Peaceful start to French headscarf ban

3rd September 2004, Comments 0 comments

LA COURNEUVE, France, Sept 2 (AFP) - Any fears of a "rentree chaude" - an incendiary return to classes - as a result of France's headscarf ban were quickly dispelled here Thursday, as a handful of Muslim girls removed their coverings at the schoolgate uncomplainingly.

LA COURNEUVE, France, Sept 2 (AFP) - Any fears of a "rentree chaude" - an incendiary return to classes - as a result of France's headscarf ban were quickly dispelled here Thursday, as a handful of Muslim girls removed their coverings at the schoolgate uncomplainingly.  

Last year at the Jacques Brel high school there were some 30 cases of girls attending class in varying types of Islamic headdress. Now the law has changed - but far from provoking even symbolic protests in this high-immigration Paris suburb, the ban prompted barely a Gallic moue.  

"Sure, I know I have got to take it off," said Houda Bibi, a 19-year-old of Tunisian extraction who in deference to her faith recently started to wear a white wraparound to cover her hair.  

"If you have to remove it, you have to remove it. It's the law. I'm not going to start having a fight about it," she said.  

A rather stronger reaction came from Misda Mohammed, an 18 year-old whose parents are from Pakistan - "I am not happy about it. It always seems that we Muslims are being put in the wrong" - but she too untied the elaborate cloth hiding all but her face as she passed beneath the tricolour over the school entrance.  

Across the whole of France it was a similar story as the long-anticipated test-day for the country's new "secularity law" turned into a damp squib.  

But how much of this was due to a climate of appeasement created by the hostage-taking in Iraq, how much to the growing integration of young Muslims, and how much to mere indifference was the question to answer.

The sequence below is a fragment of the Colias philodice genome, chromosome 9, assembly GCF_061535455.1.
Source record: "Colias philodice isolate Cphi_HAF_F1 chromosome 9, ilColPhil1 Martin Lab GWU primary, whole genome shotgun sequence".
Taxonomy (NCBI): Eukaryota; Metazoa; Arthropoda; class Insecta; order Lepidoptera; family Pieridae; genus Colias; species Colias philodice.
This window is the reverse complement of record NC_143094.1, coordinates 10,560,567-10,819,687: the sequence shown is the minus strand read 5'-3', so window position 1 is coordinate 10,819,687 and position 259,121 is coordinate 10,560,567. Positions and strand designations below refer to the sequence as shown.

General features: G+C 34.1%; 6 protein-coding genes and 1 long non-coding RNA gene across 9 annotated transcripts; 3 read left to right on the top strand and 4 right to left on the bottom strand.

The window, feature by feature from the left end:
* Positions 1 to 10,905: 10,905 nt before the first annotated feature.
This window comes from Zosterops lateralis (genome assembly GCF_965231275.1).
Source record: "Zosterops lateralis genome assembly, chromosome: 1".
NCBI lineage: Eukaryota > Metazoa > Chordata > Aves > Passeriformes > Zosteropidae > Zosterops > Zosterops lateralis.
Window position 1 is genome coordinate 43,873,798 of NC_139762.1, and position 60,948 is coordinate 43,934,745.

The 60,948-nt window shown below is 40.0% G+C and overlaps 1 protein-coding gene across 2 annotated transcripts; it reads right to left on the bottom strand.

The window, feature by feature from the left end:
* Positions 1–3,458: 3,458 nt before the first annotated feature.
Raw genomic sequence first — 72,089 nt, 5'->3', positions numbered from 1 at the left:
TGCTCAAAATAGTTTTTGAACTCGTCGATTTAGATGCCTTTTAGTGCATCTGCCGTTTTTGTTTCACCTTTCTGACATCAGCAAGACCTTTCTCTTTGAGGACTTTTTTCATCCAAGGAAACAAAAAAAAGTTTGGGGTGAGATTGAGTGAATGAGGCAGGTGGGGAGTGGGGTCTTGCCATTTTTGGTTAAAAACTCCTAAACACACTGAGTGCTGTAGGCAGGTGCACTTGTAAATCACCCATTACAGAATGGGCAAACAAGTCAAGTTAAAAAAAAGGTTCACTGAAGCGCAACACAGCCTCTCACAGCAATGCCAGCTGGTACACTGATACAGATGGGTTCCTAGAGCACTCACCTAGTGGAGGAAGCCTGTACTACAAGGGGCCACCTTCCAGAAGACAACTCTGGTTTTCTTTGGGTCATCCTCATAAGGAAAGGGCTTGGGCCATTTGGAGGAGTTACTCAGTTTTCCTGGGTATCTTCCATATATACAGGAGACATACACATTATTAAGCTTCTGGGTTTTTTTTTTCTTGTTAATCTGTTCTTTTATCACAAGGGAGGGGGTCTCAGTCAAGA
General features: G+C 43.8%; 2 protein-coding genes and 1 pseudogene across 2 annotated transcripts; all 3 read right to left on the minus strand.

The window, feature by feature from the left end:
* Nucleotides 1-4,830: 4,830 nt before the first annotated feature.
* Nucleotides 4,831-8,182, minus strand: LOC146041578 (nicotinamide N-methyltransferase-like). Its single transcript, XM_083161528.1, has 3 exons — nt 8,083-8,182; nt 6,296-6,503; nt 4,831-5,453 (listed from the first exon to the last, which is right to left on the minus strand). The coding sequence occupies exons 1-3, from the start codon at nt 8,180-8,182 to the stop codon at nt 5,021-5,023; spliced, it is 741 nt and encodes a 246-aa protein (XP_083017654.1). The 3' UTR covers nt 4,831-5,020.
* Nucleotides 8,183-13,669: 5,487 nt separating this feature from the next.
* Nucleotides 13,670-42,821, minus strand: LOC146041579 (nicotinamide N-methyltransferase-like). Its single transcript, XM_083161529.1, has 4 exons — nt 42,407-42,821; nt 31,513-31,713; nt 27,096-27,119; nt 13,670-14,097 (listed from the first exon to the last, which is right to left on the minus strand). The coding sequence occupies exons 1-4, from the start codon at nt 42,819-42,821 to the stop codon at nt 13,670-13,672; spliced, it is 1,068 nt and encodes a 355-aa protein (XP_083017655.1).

In solidarity with the sense of national crisis Muslim leaders had issued  calls for calm and obedience at the start of term, but few outside the Jacques Brel lycee seemed to regard either headscarves or foreign wars as matters of especial importance.  

"It all went perfectly smoothly," said Olivier Drouilleau, a 27-year-old physical education teacher.

"But you've got to remember that these teenagers don't look at the world through journalists' or politicians' eyes. They're far more concerned about things nearer home, like money and friends and sport."  

Of the Muslim girls attending the lycee, by far the greater number were wearing the latest teenage gear, with bare bellies, lip-stick and crimped hair. "Oh is it today that that law starts?" exclaimed Nur, 18. "I completely forgot about it!"   

If France's young Arab population is more secular-minded than it is usually described as being, it is also true that they regard the headscarf law as a vindictive and illiberal gesture. All at the Lycee Jacques Brel saw it as wrong, though perhaps not wrong enough to be worth a protest.  

Less than a kilometre (half-mile) away from the school, unattractively positioned beneath a motorway flyover, lie the offices of the Union of Islamic Organisations of France (UOIF) - one of the largest Islamic groups in France, with close links to the Muslim Brotherhood and other radical traditionalists.  

Staff here have been fielding several days of calls from observant teenage girls anxious about what to wear at the start of term, and their advice - according to the body's president Lhaj Thami Breze - is to follow the law with "appeasement, serenity and responsibility."  

"People accuse us of being against the law. It is not true. We were against the bill - before it became law. Now it has been democratically passed, of course we are telling people to accept it," he said.  

According to Breze, the crisis over the hostages - the two French journalists are being held by an Iraqi extremist group demanding the repeal of the headscarf law - has had the perversely beneficial effect of encouraging Muslim integration in France.   

The country's Muslim leadership reacted with prompt and universal condemnation of the kidnappers, earning plaudits from across the political spectrum.  

"The message has finally got out: stop treating us with suspicion," he said.  

But in return he said France must grant Muslims a fair implementation of the headscarf law. According to Breze, the wearing of "discreet" headcoverings is permissible, and after the hostage affair he said he will take schools to court that stop girls wearing bandanas or other "half-scarfs."  

The legal battle is far from over.

 

© AFP

 

Subject: French news

 

 

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